To distinguish her recordings from those of other folk musicians, Bolduc began to add sung refrains built of vocables, or nonsense syllables, called in French "turlutes" and in English "mouth music." Mouth music, which was sung for dancers when no fiddle was available, was a tradition with her father and their Irish and Scottish neighbours in the Gaspé. "Les Maringouins" ("the mosquitoes"), provides an excellent example of Mary Bolduc's "turlutes."
Creating two songs per month was a challenge for Bolduc. For fresh material she turned to current events, simultaneously discovering an opportunity to comment on unsatisfactory social conditions that "little people" like the Bolducs endured. (See La Bolduc -- Recording Career.)
Mary Bolduc's first public appearance as a headliner was at a costume ball at Lachute, Quebec, in November 1930. The audience reception surpassed her wildest dreams and she conceived the idea of a show that would focus on her own songs. She accepted a lucrative offer as the main act for a burlesque company at the Théâtre Arlequin de Québec in March 1931. This led to an offer by Juliette d'Argère (the comic known as Caroline) for a three-month tour of Quebec.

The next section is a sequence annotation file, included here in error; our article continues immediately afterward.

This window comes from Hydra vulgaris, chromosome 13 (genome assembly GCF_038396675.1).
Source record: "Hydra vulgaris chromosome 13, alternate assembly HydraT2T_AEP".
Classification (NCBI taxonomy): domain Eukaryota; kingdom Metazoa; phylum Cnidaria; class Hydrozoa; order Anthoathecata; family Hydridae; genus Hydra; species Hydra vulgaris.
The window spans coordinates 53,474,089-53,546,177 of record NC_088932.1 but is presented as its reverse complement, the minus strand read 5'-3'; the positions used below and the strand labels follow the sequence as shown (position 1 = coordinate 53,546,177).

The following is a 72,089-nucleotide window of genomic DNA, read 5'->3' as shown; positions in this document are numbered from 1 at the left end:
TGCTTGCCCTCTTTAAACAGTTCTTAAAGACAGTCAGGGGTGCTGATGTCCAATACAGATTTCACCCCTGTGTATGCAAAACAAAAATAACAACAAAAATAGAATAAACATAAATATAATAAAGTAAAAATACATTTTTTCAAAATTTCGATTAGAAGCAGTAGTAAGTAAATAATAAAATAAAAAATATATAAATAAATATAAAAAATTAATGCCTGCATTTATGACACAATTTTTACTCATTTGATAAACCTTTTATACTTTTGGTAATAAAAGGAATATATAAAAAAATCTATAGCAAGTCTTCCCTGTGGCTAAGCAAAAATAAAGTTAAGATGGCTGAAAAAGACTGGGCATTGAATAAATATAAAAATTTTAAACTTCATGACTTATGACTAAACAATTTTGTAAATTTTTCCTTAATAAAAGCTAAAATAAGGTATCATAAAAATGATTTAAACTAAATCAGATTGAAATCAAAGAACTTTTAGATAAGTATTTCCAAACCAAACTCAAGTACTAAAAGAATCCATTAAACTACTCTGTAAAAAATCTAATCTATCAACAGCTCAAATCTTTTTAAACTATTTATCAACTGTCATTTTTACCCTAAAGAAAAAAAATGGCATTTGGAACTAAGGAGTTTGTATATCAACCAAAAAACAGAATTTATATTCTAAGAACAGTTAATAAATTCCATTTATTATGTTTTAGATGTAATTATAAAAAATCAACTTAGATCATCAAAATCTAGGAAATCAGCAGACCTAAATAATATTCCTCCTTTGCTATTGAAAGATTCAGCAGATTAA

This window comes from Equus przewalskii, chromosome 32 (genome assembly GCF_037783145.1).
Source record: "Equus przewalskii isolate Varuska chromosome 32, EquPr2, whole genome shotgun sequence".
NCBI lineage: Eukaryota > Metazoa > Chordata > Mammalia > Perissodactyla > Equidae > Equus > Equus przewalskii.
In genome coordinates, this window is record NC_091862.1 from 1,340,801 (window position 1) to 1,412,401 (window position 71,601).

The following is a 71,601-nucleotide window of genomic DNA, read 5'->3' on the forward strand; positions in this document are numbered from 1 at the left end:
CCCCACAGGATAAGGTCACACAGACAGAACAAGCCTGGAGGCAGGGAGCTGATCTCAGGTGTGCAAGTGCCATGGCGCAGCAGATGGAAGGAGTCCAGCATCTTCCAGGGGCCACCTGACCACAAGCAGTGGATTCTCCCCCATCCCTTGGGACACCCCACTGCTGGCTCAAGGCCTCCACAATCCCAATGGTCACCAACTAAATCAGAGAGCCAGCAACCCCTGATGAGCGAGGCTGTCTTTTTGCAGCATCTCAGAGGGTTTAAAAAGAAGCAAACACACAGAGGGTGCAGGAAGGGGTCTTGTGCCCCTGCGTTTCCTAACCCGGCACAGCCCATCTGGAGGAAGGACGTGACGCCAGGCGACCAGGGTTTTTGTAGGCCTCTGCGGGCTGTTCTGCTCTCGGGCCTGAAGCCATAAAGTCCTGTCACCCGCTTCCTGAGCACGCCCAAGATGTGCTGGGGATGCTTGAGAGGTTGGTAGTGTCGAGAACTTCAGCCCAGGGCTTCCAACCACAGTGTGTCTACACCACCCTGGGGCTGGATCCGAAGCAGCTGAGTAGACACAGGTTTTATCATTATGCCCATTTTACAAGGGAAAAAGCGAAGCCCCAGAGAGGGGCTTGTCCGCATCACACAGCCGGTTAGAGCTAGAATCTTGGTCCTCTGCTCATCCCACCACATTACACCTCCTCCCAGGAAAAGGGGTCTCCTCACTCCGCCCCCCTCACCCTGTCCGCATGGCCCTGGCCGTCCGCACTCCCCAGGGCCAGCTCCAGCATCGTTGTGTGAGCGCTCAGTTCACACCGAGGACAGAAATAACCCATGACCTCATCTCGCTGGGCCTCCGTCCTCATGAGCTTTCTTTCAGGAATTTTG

Mary Bolduc was a practical woman and she knew the value of an opportunity. Her husband was still unable to provide for their family, and the public wanted to see and hear the musician they began to refer to as "La Bolduc." (While today the title, "La Bolduc," is usually interpreted as a compliment, at the time, both fans and critics considered it a reference to her independent character. Mary herself considered the expression derogatory and wrote a forceful reply in the song "La Chanson du bavard.") Mary did not let her critics, false modesty or traditional gender-role expectations stop her. Just as she had seen the men in her native Gaspé do, Mary set out to work in order to support her family.